The individual dwellings have separate entrances, garages and private courtyards, while the terraces located on the opposite side create a common garden and the appearance of a single large living unit. This multifaceted approach, along with varying layouts and material combinations, creates the possibility to convert the structures into differently sized units and adapt the project to several town planning scenarios. The subtle change in appearance through the aging of the wooden facade is noticeable in the photos which combine those taken in 2009, when the building was first completed, and those capturing the furnished spaces, taken earlier this year.
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The architect insisted on the use of natural materials-rammed earth, terracotta masonry and wood-according to levels of gray energy and durability. Masonry walls on the ground floor, inspired by local rural construction techniques, support the lighter timber structure above and protect the wood from humidity. Each dwelling features rammed earth walls which run the height of the entire complex. In order to introduce additional natural light into the interiors and facilitate natural ventilation, the architect designed a central skylight which, together with a manually operable trap window, helps bring cool air out from the lower levels.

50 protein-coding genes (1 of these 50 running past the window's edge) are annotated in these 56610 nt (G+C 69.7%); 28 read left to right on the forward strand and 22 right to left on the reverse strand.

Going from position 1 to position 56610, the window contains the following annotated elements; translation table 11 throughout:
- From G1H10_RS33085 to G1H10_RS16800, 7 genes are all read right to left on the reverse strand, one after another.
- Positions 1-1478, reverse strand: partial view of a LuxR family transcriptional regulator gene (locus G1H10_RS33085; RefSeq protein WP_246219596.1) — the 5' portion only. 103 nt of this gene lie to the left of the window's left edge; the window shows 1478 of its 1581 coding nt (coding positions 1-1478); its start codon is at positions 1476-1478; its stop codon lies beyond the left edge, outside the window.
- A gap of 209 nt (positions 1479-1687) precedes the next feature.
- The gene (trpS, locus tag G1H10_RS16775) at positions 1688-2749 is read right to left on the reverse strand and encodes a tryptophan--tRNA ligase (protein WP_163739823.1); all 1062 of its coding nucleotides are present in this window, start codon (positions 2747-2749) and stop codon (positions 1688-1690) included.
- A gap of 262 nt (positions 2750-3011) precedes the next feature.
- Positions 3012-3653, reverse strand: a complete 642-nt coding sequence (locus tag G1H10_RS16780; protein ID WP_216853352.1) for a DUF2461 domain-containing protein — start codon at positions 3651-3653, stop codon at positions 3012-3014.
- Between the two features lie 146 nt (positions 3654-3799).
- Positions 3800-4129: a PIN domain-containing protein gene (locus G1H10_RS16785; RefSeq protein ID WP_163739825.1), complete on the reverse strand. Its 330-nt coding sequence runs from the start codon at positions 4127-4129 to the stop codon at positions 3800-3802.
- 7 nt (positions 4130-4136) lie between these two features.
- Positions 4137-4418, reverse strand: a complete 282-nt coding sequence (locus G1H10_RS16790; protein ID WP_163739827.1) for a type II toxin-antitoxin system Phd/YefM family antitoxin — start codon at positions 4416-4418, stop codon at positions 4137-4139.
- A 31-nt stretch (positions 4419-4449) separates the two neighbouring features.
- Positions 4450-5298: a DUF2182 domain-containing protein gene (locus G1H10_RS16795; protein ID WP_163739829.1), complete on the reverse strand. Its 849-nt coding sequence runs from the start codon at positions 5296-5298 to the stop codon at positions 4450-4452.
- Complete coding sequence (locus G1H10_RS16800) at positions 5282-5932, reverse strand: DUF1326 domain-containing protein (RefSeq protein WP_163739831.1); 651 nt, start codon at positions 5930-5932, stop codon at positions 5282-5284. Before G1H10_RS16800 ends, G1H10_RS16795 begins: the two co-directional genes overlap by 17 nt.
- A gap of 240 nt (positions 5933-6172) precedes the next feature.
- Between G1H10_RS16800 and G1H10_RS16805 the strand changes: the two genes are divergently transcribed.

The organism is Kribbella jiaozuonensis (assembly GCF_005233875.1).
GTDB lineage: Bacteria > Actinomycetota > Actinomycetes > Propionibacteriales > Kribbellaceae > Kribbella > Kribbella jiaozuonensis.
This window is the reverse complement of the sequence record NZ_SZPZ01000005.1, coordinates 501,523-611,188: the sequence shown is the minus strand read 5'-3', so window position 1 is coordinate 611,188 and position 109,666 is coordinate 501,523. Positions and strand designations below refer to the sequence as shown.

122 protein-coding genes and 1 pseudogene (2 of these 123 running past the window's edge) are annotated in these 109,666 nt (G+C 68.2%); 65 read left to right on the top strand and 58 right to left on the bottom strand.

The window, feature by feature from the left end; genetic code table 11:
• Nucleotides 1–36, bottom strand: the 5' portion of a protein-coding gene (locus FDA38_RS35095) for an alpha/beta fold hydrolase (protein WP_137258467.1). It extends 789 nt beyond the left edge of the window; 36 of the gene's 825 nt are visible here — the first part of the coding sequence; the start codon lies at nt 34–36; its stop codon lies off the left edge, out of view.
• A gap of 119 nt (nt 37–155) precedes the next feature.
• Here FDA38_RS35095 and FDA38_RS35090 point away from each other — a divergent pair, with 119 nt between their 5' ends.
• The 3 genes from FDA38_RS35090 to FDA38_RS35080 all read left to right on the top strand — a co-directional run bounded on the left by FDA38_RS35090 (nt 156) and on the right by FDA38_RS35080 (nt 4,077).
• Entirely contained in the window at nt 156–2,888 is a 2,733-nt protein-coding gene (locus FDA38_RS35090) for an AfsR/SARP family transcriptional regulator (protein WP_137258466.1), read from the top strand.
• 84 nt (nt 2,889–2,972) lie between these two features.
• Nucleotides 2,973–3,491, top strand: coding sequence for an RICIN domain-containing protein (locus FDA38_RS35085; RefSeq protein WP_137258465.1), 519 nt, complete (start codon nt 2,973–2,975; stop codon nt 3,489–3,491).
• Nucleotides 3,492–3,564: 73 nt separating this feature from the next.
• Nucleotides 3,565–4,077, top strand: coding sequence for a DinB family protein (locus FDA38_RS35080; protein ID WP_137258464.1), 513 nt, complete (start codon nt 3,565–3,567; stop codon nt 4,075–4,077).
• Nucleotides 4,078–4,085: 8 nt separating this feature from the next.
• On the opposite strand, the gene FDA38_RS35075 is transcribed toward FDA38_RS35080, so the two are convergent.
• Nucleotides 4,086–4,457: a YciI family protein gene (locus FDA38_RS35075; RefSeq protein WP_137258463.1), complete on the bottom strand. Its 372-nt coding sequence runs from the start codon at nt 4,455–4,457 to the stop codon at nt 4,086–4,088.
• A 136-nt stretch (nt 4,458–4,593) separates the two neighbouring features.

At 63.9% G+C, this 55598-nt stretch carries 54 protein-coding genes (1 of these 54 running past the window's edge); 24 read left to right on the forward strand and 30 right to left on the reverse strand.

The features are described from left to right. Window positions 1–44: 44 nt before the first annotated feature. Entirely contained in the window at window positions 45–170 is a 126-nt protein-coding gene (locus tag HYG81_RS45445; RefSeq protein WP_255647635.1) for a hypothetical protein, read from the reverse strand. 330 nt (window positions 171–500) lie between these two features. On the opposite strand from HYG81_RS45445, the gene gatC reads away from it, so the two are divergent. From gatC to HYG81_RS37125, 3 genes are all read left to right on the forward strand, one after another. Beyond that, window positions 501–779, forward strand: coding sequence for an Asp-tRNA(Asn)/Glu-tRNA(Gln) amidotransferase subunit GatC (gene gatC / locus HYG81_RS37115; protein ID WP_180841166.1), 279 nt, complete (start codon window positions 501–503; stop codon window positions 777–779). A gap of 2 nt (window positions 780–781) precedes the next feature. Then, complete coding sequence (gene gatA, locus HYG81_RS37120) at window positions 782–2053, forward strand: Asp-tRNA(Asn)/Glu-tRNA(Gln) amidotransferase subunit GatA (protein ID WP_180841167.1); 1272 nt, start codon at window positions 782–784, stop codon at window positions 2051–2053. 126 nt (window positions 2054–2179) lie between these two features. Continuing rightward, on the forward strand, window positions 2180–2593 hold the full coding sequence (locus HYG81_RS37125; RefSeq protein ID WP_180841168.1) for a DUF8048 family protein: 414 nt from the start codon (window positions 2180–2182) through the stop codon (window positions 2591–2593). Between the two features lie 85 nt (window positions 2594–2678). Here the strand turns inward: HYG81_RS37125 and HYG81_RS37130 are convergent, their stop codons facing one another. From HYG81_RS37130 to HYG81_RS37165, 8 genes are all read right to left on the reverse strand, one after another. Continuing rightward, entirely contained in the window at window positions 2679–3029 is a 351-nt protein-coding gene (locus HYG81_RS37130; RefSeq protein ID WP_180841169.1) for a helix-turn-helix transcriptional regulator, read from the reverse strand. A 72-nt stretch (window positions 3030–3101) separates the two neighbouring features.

In line with traditional Swiss architecture, Villas Jonc capitalize on smart design and passive sustainable features, instead of relying on expensive and difficult-to-maintain active technologies.
+ Christian von Düring
Photos by Thomas Jantscher